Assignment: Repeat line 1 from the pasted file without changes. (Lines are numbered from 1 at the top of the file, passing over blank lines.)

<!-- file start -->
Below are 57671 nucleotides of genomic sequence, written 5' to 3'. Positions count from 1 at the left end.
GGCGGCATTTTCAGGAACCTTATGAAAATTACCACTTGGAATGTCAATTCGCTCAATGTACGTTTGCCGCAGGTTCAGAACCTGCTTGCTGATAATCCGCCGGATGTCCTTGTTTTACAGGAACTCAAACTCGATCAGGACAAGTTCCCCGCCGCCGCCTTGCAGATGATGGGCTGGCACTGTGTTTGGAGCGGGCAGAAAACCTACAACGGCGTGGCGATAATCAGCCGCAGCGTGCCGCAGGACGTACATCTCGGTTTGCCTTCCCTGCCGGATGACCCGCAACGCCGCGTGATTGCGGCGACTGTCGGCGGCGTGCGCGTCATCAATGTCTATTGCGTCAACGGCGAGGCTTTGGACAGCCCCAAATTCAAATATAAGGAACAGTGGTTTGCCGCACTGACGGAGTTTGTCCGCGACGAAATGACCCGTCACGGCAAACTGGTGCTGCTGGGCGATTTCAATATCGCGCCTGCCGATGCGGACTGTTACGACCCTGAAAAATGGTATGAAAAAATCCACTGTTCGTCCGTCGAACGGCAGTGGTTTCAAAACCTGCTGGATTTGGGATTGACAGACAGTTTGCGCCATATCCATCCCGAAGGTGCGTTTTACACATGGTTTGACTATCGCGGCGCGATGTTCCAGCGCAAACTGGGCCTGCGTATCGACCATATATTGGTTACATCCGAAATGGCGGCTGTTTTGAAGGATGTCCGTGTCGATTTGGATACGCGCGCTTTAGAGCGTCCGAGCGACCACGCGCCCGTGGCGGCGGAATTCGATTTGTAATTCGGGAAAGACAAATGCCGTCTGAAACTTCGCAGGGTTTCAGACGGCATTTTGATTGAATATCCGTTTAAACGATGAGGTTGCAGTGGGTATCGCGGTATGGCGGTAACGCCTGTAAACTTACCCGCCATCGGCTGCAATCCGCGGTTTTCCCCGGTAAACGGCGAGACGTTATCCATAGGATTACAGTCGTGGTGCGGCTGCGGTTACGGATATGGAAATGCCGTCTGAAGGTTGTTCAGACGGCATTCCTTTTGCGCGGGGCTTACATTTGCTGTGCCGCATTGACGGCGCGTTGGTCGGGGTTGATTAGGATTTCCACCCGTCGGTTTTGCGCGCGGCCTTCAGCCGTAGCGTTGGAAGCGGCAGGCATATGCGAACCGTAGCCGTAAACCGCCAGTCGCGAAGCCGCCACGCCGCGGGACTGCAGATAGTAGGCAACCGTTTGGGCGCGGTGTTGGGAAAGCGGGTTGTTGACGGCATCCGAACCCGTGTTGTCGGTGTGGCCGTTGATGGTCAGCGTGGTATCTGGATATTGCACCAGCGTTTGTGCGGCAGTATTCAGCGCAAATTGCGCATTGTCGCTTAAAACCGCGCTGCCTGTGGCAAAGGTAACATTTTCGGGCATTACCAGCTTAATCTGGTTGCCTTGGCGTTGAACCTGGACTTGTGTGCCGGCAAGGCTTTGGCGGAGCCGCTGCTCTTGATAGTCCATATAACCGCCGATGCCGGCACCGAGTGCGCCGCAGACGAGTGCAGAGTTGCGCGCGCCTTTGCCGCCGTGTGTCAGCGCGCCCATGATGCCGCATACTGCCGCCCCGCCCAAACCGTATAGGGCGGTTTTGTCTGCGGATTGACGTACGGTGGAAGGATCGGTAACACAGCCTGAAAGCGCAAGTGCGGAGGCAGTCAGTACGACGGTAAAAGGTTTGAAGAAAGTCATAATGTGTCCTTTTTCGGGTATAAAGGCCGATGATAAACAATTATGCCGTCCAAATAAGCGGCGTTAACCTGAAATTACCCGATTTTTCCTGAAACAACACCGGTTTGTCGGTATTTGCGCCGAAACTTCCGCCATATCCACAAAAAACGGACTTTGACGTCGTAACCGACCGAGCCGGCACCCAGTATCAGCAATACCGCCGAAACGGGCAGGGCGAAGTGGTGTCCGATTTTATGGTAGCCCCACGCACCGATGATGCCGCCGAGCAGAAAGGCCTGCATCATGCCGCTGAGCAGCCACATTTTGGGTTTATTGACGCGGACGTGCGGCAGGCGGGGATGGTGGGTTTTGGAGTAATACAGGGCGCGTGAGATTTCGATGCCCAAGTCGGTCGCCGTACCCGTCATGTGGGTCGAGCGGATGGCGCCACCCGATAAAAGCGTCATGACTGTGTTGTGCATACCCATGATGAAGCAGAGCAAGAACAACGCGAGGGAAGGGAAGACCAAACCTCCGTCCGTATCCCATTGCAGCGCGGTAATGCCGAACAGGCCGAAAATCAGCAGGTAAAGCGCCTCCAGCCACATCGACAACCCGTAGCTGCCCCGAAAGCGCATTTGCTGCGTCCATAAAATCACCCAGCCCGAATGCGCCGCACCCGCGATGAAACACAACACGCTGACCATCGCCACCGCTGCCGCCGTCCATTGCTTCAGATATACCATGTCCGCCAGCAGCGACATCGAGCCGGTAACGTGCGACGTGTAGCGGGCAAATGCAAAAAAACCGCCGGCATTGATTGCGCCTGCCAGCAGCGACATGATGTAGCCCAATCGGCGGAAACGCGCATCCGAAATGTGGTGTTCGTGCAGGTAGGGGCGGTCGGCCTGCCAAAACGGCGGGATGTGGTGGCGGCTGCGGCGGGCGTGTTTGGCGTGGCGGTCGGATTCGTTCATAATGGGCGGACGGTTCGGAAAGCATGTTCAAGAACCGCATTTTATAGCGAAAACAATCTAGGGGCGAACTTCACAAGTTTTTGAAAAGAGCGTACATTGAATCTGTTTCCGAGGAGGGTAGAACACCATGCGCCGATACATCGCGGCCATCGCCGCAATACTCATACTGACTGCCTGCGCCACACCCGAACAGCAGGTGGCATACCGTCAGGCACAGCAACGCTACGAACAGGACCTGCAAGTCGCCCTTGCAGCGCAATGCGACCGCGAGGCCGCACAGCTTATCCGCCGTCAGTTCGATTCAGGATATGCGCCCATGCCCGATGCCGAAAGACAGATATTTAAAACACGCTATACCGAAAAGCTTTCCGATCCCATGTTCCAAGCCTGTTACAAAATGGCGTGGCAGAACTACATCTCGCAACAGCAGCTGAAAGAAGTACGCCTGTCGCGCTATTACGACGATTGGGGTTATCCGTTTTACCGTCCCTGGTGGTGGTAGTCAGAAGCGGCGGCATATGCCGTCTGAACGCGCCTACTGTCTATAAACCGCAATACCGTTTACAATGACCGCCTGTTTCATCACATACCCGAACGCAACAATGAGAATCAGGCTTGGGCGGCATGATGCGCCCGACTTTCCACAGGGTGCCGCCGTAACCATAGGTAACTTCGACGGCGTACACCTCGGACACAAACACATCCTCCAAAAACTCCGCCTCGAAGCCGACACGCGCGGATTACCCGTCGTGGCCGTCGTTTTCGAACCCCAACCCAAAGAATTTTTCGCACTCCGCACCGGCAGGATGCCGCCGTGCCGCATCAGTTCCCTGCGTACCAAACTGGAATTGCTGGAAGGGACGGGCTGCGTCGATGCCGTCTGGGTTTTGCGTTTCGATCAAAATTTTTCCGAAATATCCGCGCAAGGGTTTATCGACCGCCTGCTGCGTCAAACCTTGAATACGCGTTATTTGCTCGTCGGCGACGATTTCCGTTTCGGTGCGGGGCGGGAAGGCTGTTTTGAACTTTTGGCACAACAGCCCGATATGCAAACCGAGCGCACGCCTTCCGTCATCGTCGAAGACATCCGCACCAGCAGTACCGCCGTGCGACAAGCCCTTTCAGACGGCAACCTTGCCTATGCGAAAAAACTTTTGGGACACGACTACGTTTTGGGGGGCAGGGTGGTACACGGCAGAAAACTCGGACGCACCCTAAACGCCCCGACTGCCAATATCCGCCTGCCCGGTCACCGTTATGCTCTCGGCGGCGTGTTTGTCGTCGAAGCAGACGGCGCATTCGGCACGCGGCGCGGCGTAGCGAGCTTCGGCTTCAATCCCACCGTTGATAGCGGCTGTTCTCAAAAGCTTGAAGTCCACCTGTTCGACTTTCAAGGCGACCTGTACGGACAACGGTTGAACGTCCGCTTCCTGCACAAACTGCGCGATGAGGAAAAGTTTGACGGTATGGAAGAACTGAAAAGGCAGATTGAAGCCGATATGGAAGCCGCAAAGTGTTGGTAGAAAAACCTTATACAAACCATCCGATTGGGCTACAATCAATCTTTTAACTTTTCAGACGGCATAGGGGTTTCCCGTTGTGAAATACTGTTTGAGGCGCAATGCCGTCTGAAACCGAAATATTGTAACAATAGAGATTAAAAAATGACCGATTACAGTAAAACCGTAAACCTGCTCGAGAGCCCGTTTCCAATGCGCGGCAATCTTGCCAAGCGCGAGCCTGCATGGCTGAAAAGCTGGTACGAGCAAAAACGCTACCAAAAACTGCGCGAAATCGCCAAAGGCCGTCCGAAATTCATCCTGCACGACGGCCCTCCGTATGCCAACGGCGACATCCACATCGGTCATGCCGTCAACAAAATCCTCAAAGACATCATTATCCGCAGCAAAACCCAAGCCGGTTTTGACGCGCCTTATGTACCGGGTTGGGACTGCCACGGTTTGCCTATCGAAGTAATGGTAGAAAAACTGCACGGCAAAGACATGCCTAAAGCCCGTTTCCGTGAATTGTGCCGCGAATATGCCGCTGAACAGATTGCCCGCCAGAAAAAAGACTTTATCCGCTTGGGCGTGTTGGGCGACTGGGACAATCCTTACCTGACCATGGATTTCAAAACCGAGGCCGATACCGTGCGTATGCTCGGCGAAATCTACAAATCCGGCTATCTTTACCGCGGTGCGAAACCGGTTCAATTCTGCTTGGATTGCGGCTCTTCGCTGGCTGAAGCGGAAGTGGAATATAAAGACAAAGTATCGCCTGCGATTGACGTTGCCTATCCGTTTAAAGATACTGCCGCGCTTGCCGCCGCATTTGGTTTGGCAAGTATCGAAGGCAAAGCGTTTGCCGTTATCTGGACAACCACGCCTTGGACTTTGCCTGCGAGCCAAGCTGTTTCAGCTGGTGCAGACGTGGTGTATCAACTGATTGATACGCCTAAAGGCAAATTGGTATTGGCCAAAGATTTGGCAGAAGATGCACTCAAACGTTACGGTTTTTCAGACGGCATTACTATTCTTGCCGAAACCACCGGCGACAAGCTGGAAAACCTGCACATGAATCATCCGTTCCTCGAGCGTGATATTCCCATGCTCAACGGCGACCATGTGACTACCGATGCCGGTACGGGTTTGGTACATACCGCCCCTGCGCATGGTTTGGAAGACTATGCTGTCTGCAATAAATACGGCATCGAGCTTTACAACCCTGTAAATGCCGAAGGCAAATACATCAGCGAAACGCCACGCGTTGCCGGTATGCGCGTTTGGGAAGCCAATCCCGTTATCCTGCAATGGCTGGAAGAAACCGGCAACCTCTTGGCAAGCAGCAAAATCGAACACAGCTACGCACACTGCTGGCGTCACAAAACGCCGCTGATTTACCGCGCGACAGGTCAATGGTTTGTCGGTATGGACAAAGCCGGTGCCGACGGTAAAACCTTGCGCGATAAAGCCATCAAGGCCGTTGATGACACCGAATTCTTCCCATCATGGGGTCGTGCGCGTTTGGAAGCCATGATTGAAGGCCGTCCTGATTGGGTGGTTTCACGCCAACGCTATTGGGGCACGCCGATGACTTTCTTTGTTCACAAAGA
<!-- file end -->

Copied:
Below are 57671 nucleotides of genomic sequence, written 5' to 3'. Positions count from 1 at the left end.